The 5 best tablets for kids in 2016
If you're sick of constantly finding your tablet battery drained because your child has been using it with their favorite tech toy, or to binge on cartoons on Netflix, it might be time they got their own. But which one to choose? Here we look at some of the best tablets for children which are available in 2016.
Things to consider
Before jumping in with our pick of the best tablets for kids, it's worth thinking about some of the factors you'll want to consider when selecting the right one. For example, if a tablet is likely to take a regular beating in the hands of your child, you'll need to look for one with built-in protection, or at least a protective case.
Other considerations should include whether the operating system allows the parental controls you'll want. Some tablets, particularly those aimed at younger users, have robust controls which allow parents to limit what apps young users can run, or what websites can be accessed and when. This means you don't need to worry (quite as much) about what they are doing.
There's also the questions of whether the tablet can run the apps your child wants, or needs to use the device along with their tech toys (or the educational toys you want them to use). There's no point buying them a new tablet of their own if they still need to borrow yours whenever they want to run their favorite app, play their top games or use their new robot pet.
You'll also want to give some thought to what size tablet is going to suit your little one. Too small and they will invariably still want you use yours, but too big and they will leave it at home and not use it at times they otherwise could have. Obviously there's also the ever-present issue of cost.
Amazon Fire Kids Edition
The Amazon Fire Kids Edition features the same hardware as the Amazon Fire tablet, but in a kid-proof case and with a two-year guarantee which even covers your child breaking it, which could be handy. It has a 7-inch 1024 x 600 screen, and is powered by a Quad-Core 1.3 GHz processor running Fire OS 5, which features good parental controls.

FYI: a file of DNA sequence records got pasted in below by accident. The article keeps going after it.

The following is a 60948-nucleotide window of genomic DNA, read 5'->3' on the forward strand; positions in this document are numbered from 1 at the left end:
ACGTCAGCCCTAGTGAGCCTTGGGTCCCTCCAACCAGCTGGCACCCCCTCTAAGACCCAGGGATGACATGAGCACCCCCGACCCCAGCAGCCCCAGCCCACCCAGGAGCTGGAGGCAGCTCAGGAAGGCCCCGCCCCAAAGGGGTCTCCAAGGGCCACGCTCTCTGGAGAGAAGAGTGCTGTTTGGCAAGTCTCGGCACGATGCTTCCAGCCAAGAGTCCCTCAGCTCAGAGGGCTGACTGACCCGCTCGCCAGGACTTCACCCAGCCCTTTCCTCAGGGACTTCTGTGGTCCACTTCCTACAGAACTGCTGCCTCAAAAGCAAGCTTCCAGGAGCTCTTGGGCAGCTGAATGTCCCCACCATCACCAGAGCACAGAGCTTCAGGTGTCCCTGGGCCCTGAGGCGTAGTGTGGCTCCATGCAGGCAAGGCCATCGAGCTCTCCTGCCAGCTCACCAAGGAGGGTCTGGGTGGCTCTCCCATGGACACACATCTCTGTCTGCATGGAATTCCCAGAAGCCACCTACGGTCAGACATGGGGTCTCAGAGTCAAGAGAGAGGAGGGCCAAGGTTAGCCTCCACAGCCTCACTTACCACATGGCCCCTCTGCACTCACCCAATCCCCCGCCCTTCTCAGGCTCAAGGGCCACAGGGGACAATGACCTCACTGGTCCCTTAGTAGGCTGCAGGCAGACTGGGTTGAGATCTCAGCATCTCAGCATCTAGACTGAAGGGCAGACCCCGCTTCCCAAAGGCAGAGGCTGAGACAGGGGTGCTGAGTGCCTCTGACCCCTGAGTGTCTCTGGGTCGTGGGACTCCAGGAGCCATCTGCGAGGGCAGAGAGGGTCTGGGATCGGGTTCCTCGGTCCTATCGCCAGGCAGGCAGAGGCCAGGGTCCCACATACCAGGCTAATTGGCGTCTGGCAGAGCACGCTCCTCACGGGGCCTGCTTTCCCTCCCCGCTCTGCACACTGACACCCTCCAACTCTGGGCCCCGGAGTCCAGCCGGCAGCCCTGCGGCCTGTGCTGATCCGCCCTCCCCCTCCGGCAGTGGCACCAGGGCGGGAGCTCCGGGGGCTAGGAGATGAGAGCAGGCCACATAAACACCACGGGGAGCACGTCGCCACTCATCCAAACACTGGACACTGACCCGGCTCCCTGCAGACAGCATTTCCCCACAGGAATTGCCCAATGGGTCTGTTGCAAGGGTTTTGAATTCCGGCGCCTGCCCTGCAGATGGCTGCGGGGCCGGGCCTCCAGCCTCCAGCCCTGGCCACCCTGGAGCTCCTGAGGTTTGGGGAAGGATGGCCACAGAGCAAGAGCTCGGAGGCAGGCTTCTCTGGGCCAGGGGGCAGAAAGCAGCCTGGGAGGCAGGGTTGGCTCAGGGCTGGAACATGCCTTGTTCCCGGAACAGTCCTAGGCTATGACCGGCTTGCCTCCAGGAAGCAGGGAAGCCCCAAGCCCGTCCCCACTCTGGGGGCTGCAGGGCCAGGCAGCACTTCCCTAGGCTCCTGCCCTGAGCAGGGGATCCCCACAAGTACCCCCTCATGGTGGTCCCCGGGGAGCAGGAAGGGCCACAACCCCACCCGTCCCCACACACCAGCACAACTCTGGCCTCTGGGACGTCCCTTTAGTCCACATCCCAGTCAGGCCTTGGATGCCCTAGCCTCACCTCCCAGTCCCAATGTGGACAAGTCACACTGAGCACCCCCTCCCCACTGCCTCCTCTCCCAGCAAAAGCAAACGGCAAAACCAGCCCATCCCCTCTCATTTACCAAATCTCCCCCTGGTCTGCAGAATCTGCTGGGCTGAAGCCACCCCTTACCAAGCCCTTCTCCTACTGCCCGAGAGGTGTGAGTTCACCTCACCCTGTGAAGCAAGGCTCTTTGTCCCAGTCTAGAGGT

There are plenty of apps available for the Fire Kids Edition via the Amazon Appstore, including most of the ones your kids will probably want. The device also ships with 12 months access to Amazon FreeTime Unlimited which gives users free use of thousands of kid-focused books, movies, TV shows, educational apps, and games. The 16 GB version of the Amazon Fire Kids Edition carries a list price of US$100.
Product page: Amazon Fire Kids Edition
LeapFrog is well known for its educational tech toys (from activity trackers to games consoles) and the Android-based Epic is its latest kids' tablet. Aimed at users aged between 3 and 9-years-old, it packs a 7-inch screen, 16 GB of built-in storage and a microSD slot, also with 1 GB of RAM. A chunky bumper is bundled with the Epic to offer extra protection when needed.
A customizable home-screen makes it easy for children to navigate on their own, while the Leap Search browser ensures safe web access. In addition to having access to LeapFrog's educational content, the Epic can also download select Android titles from the Learning Library store. There's also the opportunity to side-load some apps from the Amazon app store. The LeapFrog Epic is available for around $100.